|Home  ||Galleries  ||Articles  ||Reviews  ||Best Gear  ||New  ||About  ||Contact  ||Gallery Index  ||Previous  ||
Milky Way star clouds and the galactic core region rise above the La Sal Mountains and Balanced Rock, Arches National Park, Utah. While these star clouds are visible to the unaided eye, a pair of large binoculars will begin to show the wonders seen here. There are 4 large hydrogen emission nebulae in the scene, numerous star clusters, faint red hydrogen emission nebulae, burnt-orange interstellar dust, dark dusty regions and millions of stars, most yellower and redder than our sun. Jupiter is the bright object at upper right. The reddish-pink hydrogen emission nebulae are from lower right to upper left: Messier 8, the Lagoon nebula (the brightest of the 4), Messier 20, the Trifid nebula with a blue component caused by Rayleigh scattering, Messier 17, the Omega nebula, and Messier 16, the Eagle nebula with the Pillars of Creation. The sky background includes some reddish and greenish airglow, otherwise the dark dust would appear even darker. The galactic plane of the Milky Way runs from top left to lower right.
This image was made with a stock digital camera and processed to bring out the wonderful natural colors in the region.
Technical. This image is a 5-frame mosaic, made from 7 images, obtained with a Canon EOS 6D Mark II DSLR Camera and Sigma 105mm f/1.4 DG HSM Art Lens at f/1.4 and ISO 1600, 30 second exposures. Two positions were imaged for the land, and two 30-second exposures were obtained at each position and stacked to reduce noise. The sky was tracked, 30 second exposures and 3 frames were mosaicked (no stacking). Three frames were required to record stars before they moved behind the landscape and after other stars came out. This way the images could be aligned to a common point in time to show the stars without any blur or gaps around the mountains and rocks. No dark frame subtraction, no flat fields. Tracking with a Fornax Lightrack II and no guiding. The total exposure was 3.5 minutes. The full resolution image plate scale is 11.2 arc-seconds per pixel, and 9111 x 4415 pixels (40 megapixels). The original field of view is 28 x 13 degrees, slightly smaller in this presentation.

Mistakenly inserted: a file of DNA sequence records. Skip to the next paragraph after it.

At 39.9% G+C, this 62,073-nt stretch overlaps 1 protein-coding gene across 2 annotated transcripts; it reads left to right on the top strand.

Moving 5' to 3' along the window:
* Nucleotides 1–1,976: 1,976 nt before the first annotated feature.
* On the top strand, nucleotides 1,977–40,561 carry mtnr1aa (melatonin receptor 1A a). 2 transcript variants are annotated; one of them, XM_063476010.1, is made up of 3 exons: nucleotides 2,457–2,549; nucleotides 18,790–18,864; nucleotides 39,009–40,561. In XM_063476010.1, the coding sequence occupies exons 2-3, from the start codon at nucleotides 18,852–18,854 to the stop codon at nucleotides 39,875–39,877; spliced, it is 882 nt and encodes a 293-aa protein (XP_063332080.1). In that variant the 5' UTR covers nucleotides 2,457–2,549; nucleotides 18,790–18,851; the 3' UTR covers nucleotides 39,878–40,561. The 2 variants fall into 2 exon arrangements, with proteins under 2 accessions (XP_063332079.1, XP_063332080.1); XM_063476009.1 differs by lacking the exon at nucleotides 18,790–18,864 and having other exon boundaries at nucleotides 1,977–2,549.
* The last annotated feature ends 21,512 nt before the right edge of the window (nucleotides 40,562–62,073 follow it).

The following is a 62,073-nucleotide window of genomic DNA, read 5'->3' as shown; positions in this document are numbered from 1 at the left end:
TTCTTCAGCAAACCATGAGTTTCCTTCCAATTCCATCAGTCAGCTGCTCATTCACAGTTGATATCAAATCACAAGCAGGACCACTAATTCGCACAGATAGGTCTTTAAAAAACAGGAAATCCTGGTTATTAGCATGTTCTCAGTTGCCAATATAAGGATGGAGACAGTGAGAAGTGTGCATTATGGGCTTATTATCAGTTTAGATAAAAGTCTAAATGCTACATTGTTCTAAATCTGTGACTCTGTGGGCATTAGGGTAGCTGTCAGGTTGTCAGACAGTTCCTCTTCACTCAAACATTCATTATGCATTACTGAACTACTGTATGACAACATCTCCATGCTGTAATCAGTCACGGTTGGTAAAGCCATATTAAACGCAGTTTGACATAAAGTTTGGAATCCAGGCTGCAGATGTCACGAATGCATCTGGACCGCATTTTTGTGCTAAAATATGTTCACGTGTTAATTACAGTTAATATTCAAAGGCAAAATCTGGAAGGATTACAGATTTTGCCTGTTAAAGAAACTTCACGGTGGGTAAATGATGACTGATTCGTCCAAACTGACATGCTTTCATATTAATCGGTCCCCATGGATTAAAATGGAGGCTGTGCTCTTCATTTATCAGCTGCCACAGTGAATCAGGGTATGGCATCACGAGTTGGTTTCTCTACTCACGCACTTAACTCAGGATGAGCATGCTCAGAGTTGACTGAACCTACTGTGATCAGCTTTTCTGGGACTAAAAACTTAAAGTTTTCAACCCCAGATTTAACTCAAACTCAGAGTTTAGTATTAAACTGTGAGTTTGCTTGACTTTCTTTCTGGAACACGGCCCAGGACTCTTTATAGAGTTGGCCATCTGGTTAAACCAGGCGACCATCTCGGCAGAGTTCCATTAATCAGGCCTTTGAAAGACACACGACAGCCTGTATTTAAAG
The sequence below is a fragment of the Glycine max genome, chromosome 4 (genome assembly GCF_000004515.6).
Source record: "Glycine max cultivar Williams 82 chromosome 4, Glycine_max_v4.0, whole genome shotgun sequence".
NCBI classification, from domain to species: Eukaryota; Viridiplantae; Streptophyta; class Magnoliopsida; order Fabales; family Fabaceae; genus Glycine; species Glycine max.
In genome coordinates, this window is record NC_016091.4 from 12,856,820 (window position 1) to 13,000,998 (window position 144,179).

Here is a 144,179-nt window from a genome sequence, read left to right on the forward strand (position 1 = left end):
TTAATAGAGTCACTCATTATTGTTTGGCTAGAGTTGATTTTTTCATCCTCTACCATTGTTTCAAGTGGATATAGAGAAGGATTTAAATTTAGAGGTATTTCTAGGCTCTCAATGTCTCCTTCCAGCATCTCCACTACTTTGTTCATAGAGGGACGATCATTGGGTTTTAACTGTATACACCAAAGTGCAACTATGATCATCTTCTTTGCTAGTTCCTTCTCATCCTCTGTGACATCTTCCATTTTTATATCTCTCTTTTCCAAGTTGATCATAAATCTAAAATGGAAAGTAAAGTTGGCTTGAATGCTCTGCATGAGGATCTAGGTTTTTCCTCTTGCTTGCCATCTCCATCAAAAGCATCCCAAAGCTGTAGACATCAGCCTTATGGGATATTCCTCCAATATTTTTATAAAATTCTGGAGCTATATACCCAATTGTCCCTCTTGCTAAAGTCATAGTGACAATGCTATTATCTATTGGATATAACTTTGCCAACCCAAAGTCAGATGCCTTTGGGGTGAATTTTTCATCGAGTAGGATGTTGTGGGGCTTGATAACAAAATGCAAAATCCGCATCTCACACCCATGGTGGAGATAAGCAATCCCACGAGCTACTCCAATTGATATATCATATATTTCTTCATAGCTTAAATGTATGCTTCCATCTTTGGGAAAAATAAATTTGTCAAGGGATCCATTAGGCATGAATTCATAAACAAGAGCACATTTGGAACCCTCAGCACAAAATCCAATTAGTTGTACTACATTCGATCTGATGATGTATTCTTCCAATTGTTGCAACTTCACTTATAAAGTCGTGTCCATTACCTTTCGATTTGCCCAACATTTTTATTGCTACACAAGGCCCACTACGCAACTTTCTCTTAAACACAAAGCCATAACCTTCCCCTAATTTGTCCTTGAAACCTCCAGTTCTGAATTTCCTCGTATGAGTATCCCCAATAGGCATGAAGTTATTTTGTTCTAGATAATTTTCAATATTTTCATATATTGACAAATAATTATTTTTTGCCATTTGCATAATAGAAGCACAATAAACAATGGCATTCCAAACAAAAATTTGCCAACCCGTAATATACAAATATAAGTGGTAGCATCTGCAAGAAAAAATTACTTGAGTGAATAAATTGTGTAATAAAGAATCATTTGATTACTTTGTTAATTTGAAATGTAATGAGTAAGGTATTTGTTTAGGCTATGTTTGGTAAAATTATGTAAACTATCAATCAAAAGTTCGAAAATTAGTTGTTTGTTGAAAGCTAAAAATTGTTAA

Post processing: Raw conversion with Rawtherapee with settings tuned for astrophotos, including maintaining star color in saturated stars. Rawtherapee processing settings described here. Output color space was Rec.2020 to match the future of high dynamic range TVs. Look for a future article on this topic. Stretched with rnc-color-stretch. Also see Astrophotography Image Processing Basic Work Flow.
This is a natural color image. The high dynamic range of astrophotos must be stretched to bring out the range of details the camera recorded. But the typical image stretch process loses color for brighter subjects (e.g. stars and the brighter parts of deep sky objects become whiter as they are made brighter). This image uses a new algorithm that does not lose color during the stretch. The new algorithm enables fainter details to be shown and with less noise. Learn about the new software and download it free (open source) here: rnc-color-stretch. Accurate color at the low end depends on accurately subtracting airglow and light pollution.
Realize that the Milky Way is actually quite low in the sky. The Lagoon Nebula, M8, for example, is only 7.6 degrees above the true horizon (less above the mountain tops). That low in the sky, everything is reddened. I checked some star colors, and even faint magnitude 13.6 stars have consistent color for the altitude of the stars and white stars are only yellowish. Being a nightscape, while I subtract some airglow for improved contrast, and there was a lot of red airglow, but I don't correct for atmospheric absorption. This is similar to a setting sun near sunset: I don't correct for atmospheric absorption and make the sun white. So the red color is reasonably consistent for natural color and for the conditions with everything low in the sky.
The Exposure Factors, CEF, CEFA are measures of the relative amounts of light received from a subject. It can be used to fairly compare wildly different lens/telescope apertures and exposure times. For this image:
Modern DSLRs like the 6D Mark II include on sensor dark current suppression and low fixed pattern noise at ISOs around 1600 and higher, making no need for dark frame subtraction. Modern raw converters correct for light fall-off and also correct for hot/dead/stuck pixels. This makes processing low light images easy: simply align and average.
To learn how to obtain stunning images like this, please visit my Extensive Articles on Photography .
Keywords to this image = nightscapes landscape-1 mosaic night low-light digital_astro mountains utah archesNP canon_6D2 NEW
Image ID: balanced-rock-arches-rnclark-105mm-c05-03-2019-IMG_6379-6415.g-c1-1500s.jpg
Obtaining Images or Prints
Last updated May 16, 2019